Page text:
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Frost & Sullivan's Latest CSP Videoconferencing Services Study

My colleague Subha Rama recently completed Frost & Sullivan's latest study on the North American conferencing service provider (CSP)-based Videoconferencing Services Market. The scope of this research covers two primary service models:* Hosted Videoconferencing Services include multipoint bridging to connect two or more endpoints, gateway services, events management, and other offerings hosted by the conferencing service provider (CSP) on a shared or multi-tenant basis. These services are primarily bought by users that don't have in-house bridges or MCUs, or that require hosted services for overflow.

* Videoconferencing and Telepresence Managed Services are an emerging class of services under which the managed service provider (MSP) offers an end-to-end bundle of services, either on-site or remotely through a central video network operations center (VNOC). When they install the technology on premises, companies face complex videoconferencing requirements, including integration, bandwidth management and application management. MSPs can help.

The North American videoconferencing services market saw a healthy revenue growth of 18% in 2009, reaching $184.2 million. Between 2009 and 2016, we expect the market to see a compound annual growth rate (CAGR) of 18.4 percent, to $599.6 million.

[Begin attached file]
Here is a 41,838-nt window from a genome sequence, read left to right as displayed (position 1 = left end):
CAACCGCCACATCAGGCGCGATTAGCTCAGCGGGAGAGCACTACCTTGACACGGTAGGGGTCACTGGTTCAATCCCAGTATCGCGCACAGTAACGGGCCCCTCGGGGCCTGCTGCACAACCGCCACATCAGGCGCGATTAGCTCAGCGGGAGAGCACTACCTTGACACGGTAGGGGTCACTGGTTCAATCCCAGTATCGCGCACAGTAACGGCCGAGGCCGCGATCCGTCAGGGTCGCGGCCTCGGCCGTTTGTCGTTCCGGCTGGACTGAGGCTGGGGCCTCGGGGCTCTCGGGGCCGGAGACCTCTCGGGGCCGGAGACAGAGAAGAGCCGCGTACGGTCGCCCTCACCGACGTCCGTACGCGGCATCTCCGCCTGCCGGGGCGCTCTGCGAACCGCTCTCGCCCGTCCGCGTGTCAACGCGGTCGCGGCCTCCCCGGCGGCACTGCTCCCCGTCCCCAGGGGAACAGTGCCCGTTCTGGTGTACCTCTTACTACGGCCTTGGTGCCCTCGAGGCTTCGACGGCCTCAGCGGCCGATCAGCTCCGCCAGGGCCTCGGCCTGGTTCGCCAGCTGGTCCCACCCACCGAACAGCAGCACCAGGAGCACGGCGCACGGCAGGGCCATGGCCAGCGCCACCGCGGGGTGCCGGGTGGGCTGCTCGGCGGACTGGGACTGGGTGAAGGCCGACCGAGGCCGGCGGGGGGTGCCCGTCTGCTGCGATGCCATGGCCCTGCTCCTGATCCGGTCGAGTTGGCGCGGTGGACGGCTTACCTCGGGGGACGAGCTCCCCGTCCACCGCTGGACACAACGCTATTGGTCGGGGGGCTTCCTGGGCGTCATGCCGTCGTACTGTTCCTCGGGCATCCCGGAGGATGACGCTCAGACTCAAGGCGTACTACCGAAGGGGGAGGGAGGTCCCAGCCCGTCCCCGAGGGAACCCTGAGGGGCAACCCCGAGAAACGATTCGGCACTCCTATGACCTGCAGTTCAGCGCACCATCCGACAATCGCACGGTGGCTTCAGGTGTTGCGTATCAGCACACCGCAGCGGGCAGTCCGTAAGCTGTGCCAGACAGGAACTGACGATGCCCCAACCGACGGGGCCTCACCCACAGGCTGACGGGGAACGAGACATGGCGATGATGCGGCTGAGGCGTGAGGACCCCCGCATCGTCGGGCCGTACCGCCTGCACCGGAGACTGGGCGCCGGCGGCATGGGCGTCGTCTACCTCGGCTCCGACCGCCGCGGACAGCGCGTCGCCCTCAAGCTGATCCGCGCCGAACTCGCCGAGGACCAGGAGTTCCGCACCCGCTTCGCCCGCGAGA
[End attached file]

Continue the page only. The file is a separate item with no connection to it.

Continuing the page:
In 2009, hosted bridging services grew at a relatively slower rate of seven percent, to reach $69.0 million. The reasons for the slower growth include pricing pressures and lower demand for bridging services, as companies continue to see better value in buying bridges and employing a provider to manage their videoconferencing infrastructure. The managed services market, on the other hand, saw impressive growth of 26% to reach $115.2 million in 2009--despite the down economy, and the fact that many enterprises held off on more pervasive videoconferencing roll-outs. We expect managed services to sustain its growth momentum over the coming years, with a CAGR of 23.4% between 2009 and 2016, for a total market of $503.3 million.

Despite the good growth posted in 2009, the videoconferencing services market is far from reaching critical mass, especially as companies that have deployed videoconferencing on site grapple with the complex nature of the technology, ensuring interoperability among multiple vendors and across networks, and tackling network redundancy.

Furthermore, as communications traffic on IP networks increases, bandwidth can no longer be dedicated to video, and IT managers must plan accordingly; this is especially true for HD videoconferencing and telepresence, which are bandwidth-intensive. Meanwhile, interconnectivity between new-generation and legacy systems calls for transcoding, speed matching, and the smart use of gateways. As companies climb up the technology curve, there will be an increasing need to outsource such complex services to external experts rather than managing them in-house.

Finally, as companies strive to establish cost-effective and seamless communication with their customers, partners and suppliers, videoconferencing is moving beyond the enterprise firewall. That brings its own interoperability issues; enterprises need intermediaries with the ability to connect conferencing systems across organizations.

Clients can download the full report on